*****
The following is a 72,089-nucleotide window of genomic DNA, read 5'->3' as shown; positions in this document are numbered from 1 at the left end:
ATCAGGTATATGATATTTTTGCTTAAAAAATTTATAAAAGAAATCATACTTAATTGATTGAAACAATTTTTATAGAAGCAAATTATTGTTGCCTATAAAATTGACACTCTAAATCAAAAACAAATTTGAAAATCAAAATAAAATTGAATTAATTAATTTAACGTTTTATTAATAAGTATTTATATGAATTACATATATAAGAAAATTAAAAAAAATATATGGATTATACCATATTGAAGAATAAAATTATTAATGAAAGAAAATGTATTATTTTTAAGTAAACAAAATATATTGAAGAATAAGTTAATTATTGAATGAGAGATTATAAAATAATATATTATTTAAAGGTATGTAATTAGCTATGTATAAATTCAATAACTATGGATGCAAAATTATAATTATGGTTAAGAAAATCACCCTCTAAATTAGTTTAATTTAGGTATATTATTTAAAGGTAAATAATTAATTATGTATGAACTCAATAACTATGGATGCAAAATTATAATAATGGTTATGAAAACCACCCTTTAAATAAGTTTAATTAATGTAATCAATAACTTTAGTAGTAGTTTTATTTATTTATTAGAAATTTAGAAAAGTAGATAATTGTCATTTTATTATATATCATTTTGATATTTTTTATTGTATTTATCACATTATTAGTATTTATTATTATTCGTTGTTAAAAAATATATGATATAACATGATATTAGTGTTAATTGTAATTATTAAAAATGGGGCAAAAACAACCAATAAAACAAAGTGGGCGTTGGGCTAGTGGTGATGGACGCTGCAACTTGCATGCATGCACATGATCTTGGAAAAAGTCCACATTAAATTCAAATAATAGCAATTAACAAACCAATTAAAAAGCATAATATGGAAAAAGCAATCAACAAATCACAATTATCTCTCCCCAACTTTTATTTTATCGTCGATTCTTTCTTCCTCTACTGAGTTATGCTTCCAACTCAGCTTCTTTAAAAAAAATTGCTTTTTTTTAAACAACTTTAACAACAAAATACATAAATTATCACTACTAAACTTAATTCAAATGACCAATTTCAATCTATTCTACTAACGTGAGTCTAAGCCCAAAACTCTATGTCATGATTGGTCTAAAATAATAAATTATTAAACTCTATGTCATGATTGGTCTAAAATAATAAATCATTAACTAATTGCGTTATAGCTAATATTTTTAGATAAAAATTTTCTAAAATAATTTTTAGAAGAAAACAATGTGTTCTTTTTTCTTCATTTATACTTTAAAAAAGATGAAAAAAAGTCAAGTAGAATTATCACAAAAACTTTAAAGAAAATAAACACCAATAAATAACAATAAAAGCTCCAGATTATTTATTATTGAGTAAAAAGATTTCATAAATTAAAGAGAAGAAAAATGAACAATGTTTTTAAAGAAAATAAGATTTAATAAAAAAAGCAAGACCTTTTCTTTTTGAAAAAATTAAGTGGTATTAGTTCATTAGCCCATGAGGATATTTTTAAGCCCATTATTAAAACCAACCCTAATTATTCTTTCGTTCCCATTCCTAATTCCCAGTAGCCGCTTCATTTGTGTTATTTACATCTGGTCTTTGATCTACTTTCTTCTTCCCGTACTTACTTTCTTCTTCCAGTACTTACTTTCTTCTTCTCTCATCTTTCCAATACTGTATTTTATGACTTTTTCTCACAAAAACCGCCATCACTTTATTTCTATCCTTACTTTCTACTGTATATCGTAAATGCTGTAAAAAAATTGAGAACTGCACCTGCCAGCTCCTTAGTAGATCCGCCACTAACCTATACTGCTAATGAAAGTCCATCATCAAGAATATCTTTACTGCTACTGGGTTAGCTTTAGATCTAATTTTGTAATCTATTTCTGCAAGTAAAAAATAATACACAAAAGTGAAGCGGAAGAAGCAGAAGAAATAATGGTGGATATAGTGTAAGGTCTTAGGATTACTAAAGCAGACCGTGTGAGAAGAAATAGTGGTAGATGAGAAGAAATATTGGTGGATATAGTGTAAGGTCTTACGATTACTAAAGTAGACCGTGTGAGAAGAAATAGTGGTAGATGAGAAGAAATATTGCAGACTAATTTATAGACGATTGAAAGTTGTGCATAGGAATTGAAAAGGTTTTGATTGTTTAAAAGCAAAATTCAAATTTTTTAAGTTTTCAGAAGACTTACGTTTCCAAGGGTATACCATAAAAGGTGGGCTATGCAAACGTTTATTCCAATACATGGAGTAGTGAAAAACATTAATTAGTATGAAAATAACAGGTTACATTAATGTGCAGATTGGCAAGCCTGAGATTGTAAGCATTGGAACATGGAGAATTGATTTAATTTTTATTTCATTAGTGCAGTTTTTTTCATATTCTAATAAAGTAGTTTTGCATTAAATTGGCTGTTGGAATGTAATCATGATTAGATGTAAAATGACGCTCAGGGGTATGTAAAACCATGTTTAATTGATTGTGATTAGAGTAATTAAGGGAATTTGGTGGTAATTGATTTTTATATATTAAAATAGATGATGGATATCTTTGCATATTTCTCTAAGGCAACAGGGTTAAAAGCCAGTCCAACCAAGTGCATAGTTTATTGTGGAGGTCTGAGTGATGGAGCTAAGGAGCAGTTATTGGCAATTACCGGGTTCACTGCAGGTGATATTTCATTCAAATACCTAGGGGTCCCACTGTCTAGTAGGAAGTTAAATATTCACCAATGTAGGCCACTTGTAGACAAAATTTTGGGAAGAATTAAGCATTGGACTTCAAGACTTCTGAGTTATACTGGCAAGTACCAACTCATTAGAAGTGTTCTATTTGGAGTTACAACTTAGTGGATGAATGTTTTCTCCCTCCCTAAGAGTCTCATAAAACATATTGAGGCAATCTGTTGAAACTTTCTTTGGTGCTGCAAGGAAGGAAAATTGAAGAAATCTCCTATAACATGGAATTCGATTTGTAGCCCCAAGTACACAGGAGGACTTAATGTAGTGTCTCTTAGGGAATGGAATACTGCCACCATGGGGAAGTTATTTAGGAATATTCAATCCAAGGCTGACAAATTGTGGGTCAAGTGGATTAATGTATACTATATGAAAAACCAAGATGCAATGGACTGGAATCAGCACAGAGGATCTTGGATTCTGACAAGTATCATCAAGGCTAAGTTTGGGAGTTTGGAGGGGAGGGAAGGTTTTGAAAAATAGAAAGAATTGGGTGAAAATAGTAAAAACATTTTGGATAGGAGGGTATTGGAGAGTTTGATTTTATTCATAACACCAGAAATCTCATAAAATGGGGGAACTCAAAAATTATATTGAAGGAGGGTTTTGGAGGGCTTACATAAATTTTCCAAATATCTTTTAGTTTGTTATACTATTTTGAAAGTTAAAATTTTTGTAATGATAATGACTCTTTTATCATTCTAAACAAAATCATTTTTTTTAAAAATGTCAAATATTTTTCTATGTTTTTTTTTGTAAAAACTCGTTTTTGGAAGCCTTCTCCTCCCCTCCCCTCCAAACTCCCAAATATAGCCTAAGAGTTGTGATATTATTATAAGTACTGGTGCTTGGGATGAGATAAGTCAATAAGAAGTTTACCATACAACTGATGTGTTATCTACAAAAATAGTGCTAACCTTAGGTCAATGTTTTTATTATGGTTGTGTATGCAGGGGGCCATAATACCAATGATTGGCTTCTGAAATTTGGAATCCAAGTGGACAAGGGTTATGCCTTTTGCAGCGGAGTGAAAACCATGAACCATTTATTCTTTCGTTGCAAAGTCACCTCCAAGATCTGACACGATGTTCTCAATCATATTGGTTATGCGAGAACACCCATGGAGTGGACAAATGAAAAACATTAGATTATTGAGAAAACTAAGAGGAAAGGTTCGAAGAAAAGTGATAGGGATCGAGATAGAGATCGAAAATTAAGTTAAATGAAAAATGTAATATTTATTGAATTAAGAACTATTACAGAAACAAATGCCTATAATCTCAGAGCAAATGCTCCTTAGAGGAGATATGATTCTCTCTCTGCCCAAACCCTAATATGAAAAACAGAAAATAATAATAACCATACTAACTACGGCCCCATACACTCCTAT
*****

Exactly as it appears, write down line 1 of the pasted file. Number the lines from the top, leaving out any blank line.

The following is a 72,089-nucleotide window of genomic DNA, read 5'->3' as shown; positions in this document are numbered from 1 at the left end: